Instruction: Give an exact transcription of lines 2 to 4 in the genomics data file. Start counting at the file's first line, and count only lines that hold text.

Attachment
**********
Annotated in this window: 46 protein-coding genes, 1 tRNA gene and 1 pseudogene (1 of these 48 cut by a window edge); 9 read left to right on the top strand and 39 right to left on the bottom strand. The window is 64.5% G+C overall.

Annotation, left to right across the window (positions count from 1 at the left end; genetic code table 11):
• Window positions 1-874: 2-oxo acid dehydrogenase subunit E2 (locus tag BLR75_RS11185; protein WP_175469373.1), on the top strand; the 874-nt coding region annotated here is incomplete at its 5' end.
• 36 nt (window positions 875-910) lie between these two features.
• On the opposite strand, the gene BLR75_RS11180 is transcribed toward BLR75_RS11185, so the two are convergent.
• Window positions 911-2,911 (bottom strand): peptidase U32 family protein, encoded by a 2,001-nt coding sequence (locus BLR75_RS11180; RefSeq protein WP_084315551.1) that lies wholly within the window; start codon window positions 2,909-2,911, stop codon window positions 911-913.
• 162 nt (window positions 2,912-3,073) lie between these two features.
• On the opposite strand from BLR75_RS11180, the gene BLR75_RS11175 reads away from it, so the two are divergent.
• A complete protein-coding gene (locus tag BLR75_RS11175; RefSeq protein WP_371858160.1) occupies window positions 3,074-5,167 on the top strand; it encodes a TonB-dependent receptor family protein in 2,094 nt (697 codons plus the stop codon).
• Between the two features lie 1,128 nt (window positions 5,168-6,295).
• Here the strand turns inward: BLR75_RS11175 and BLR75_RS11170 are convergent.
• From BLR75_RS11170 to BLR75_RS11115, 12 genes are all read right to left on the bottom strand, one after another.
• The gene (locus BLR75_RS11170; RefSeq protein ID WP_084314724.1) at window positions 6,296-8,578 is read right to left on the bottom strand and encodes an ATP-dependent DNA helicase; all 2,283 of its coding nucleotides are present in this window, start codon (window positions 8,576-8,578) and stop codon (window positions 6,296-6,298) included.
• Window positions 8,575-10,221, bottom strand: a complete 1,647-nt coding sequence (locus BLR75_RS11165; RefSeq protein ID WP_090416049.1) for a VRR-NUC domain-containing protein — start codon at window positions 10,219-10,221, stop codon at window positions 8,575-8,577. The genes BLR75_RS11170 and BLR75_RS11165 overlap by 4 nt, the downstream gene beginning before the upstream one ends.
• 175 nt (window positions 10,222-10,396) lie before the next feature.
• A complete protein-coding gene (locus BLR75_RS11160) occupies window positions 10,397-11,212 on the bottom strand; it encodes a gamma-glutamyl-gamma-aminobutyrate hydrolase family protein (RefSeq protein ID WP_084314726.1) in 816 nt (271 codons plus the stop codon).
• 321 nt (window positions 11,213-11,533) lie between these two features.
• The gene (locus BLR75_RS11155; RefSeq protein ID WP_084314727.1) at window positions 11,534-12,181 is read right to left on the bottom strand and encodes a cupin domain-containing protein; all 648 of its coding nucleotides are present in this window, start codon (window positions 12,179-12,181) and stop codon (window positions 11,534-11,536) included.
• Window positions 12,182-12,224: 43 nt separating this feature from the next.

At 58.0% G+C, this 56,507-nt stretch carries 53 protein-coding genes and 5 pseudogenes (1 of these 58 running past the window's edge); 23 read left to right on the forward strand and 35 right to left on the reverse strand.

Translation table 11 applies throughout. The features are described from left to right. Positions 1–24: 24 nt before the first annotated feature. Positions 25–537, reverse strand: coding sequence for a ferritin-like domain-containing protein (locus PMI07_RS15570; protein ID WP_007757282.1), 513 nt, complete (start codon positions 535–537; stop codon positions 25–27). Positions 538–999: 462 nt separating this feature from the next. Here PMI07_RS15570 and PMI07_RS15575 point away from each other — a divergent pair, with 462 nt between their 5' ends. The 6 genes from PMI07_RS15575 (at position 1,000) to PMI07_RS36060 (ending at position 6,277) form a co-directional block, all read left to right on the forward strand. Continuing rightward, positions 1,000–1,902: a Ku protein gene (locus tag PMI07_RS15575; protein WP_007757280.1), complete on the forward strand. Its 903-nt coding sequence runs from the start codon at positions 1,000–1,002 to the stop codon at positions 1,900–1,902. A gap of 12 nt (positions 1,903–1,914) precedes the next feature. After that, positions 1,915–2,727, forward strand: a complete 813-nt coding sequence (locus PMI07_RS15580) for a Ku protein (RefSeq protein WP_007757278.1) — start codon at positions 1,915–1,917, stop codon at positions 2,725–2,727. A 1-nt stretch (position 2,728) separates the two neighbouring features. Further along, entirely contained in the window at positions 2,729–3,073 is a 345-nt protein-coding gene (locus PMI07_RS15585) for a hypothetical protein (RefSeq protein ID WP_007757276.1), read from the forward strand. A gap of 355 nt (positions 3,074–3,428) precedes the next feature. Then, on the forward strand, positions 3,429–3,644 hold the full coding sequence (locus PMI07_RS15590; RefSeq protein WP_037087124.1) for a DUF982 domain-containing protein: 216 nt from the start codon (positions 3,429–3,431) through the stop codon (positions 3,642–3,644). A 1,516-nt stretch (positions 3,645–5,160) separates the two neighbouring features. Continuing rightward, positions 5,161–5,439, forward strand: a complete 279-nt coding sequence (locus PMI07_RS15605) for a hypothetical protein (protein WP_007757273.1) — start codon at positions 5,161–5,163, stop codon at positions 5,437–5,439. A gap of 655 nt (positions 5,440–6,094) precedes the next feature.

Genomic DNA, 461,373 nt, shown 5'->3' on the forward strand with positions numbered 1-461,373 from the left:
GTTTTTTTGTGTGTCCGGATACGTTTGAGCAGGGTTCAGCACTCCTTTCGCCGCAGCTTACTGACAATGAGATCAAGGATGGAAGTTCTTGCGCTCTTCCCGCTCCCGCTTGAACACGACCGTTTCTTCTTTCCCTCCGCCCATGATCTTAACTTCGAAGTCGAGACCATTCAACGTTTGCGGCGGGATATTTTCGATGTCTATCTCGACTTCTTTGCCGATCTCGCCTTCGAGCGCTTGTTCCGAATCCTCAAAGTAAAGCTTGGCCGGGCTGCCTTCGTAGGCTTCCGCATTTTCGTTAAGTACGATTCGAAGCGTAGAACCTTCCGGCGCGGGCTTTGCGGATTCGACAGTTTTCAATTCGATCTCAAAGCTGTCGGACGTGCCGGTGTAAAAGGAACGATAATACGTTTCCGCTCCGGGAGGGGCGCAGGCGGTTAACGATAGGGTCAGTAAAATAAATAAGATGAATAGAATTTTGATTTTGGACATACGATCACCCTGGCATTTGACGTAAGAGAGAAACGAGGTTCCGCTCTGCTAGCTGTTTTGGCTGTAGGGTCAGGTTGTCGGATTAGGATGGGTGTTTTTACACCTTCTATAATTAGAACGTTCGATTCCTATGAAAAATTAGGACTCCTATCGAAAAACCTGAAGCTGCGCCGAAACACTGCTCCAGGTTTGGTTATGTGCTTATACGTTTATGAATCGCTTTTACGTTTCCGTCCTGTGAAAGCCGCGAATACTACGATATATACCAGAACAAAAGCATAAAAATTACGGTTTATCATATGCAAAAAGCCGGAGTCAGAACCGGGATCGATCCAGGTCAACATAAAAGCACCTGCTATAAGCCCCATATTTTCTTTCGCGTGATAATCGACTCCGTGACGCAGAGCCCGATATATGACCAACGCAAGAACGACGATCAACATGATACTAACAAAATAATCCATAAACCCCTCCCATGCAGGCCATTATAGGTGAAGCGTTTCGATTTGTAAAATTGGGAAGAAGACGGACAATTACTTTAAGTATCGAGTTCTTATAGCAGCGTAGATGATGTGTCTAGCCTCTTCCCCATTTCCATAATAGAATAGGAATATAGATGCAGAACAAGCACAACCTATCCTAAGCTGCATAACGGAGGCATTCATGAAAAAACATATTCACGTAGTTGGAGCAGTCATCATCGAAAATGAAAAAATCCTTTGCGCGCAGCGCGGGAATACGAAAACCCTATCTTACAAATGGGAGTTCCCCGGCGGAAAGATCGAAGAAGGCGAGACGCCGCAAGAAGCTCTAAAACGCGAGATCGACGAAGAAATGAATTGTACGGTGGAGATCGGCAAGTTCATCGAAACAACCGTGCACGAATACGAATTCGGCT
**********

Annotation, left to right across the window (positions count from 1 at the left end; genetic code table 11):
• Window positions 1-874: 2-oxo acid dehydrogenase subunit E2 (locus tag BLR75_RS11185; protein WP_175469373.1), on the top strand; the 874-nt coding region annotated here is incomplete at its 5' end.
• 36 nt (window positions 875-910) lie between these two features.